Advertising, Psychology, and Identity
“We must challenge these images. Advertisers will never voluntarily change, because the truth is, it is profitable to the advertisers for women to feel terrible about themselves”.
Jean Kilbourne – ‘Slim Hopes: Advertising and the Obsession with Thinness.
Advertising Psychology uses powerful identity manipulation to make the public associate with a product or idea and so buy it.
When this manipulation occurs within the context of a sexist culture, making a strong connection with female identity, the results can increasingly be used to support the ideology that a women’s role is primarily to meet the needs of men, particularly sexually.
A myriad of messages are given to women and girls about gaining empowerment, social relevance and achievement: Be Sexy (on our terms) or Be Invisible (unsuccessful). The more this is done through successful identifying with this type of role of women, the more it can be classed as a ‘choice’ and as such, argued to be ‘liberation’. This conditioning occurs, most often, subconsciously.
“Advertising is widespread, powerful, and sophisticated. Babies at the age of six months are able to recognise corporate logos and this is the age that marketeers are now starting to target our children. At the same time just about everyone feels personally exempt from the influence of advertising so wherever I go, this thing that I hear more than anything else is “oh, I don’t pay any attention to ads, I just kind of tune them out, they have no effect on me” I hear this most often from people wearing Abercrombie T-shirts.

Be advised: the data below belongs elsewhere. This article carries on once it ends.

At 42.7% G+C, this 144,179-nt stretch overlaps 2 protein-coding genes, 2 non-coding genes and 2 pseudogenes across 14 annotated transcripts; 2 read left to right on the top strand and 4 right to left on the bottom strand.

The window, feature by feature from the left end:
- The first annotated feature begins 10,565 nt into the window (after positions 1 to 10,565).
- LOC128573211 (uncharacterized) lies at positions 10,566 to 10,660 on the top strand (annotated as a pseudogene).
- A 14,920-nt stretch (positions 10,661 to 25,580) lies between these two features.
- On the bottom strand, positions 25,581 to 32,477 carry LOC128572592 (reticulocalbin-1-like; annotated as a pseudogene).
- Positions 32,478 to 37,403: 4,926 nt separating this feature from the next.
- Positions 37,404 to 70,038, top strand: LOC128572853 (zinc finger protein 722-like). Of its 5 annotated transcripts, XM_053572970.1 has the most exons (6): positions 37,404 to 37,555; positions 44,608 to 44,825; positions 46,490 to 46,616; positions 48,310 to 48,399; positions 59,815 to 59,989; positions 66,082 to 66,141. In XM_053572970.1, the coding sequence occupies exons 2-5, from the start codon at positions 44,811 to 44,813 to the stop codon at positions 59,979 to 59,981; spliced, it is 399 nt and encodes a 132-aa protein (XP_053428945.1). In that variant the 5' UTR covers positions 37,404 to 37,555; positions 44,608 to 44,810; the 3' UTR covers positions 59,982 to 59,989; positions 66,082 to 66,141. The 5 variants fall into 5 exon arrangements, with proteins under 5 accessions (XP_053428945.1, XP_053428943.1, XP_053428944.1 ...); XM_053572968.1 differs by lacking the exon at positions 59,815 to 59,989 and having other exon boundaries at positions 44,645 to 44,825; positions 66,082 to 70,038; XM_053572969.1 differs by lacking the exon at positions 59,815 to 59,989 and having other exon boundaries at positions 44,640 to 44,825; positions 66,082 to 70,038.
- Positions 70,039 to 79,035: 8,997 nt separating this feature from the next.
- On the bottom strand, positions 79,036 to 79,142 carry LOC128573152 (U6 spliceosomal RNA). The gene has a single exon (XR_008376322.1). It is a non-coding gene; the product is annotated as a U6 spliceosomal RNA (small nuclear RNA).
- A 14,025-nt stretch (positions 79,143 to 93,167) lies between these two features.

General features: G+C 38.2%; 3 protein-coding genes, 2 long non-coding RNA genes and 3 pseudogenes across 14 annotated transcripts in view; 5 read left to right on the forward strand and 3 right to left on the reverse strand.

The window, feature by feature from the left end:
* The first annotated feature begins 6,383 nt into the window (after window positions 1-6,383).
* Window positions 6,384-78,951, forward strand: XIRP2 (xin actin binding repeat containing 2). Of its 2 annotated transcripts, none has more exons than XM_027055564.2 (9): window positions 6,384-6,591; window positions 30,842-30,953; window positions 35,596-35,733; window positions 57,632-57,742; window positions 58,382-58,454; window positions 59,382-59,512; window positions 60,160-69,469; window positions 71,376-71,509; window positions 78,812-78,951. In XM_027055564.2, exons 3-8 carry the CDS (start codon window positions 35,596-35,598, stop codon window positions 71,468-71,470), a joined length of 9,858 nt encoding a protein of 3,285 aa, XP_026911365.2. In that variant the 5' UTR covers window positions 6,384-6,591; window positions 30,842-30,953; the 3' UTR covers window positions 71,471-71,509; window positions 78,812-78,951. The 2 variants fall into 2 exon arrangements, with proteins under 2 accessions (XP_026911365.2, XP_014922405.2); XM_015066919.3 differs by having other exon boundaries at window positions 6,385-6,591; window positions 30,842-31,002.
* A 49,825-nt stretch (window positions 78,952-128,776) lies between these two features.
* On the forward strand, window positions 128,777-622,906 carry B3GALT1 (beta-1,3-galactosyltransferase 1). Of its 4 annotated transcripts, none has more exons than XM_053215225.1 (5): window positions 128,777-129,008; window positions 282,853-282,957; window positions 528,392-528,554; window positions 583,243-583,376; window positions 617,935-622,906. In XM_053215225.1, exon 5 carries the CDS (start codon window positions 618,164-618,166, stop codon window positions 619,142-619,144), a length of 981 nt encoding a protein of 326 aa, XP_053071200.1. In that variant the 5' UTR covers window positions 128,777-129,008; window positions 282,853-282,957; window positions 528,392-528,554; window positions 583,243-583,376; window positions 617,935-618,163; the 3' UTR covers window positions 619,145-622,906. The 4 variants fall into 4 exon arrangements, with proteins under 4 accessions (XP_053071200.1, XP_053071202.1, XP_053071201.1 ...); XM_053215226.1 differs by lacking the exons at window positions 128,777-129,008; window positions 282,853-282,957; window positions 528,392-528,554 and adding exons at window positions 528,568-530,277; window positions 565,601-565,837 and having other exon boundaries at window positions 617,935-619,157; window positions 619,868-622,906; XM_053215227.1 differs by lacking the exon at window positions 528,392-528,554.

The influence of advertising is quick, accumulative, and for the most part, subconscious. Ads sell more than products”.
– Jean Kilbourne, The Naked Truth.
Everyday, both subtly and overtly this conditioning shapes our identity more and more, influencing our choices about who we are, what we need, and what we want to do in our lives and perpetuating harmful, oppressive stereotypes.